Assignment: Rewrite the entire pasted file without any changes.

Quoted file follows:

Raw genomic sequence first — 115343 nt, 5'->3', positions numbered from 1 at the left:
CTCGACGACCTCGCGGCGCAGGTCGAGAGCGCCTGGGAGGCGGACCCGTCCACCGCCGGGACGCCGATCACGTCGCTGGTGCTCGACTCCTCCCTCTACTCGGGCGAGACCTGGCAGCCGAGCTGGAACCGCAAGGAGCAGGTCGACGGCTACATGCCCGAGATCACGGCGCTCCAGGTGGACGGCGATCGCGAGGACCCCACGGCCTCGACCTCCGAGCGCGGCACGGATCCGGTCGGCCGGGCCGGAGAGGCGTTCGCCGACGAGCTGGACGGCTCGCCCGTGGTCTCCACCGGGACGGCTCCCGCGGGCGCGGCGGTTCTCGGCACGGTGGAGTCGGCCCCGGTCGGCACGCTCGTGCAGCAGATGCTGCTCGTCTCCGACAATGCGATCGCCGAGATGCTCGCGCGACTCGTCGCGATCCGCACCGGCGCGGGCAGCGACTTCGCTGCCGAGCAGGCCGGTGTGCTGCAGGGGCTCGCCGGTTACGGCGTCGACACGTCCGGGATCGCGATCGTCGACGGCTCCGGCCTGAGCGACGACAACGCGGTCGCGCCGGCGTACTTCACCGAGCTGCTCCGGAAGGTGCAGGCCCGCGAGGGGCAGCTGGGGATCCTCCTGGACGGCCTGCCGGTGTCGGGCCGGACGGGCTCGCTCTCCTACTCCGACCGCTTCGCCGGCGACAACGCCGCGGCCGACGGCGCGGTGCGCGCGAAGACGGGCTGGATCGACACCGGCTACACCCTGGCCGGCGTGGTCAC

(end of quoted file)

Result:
Raw genomic sequence first — 115343 nt, 5'->3', positions numbered from 1 at the left:
CTCGACGACCTCGCGGCGCAGGTCGAGAGCGCCTGGGAGGCGGACCCGTCCACCGCCGGGACGCCGATCACGTCGCTGGTGCTCGACTCCTCCCTCTACTCGGGCGAGACCTGGCAGCCGAGCTGGAACCGCAAGGAGCAGGTCGACGGCTACATGCCCGAGATCACGGCGCTCCAGGTGGACGGCGATCGCGAGGACCCCACGGCCTCGACCTCCGAGCGCGGCACGGATCCGGTCGGCCGGGCCGGAGAGGCGTTCGCCGACGAGCTGGACGGCTCGCCCGTGGTCTCCACCGGGACGGCTCCCGCGGGCGCGGCGGTTCTCGGCACGGTGGAGTCGGCCCCGGTCGGCACGCTCGTGCAGCAGATGCTGCTCGTCTCCGACAATGCGATCGCCGAGATGCTCGCGCGACTCGTCGCGATCCGCACCGGCGCGGGCAGCGACTTCGCTGCCGAGCAGGCCGGTGTGCTGCAGGGGCTCGCCGGTTACGGCGTCGACACGTCCGGGATCGCGATCGTCGACGGCTCCGGCCTGAGCGACGACAACGCGGTCGCGCCGGCGTACTTCACCGAGCTGCTCCGGAAGGTGCAGGCCCGCGAGGGGCAGCTGGGGATCCTCCTGGACGGCCTGCCGGTGTCGGGCCGGACGGGCTCGCTCTCCTACTCCGACCGCTTCGCCGGCGACAACGCCGCGGCCGACGGCGCGGTGCGCGCGAAGACGGGCTGGATCGACACCGGCTACACCCTGGCCGGCGTGGTCAC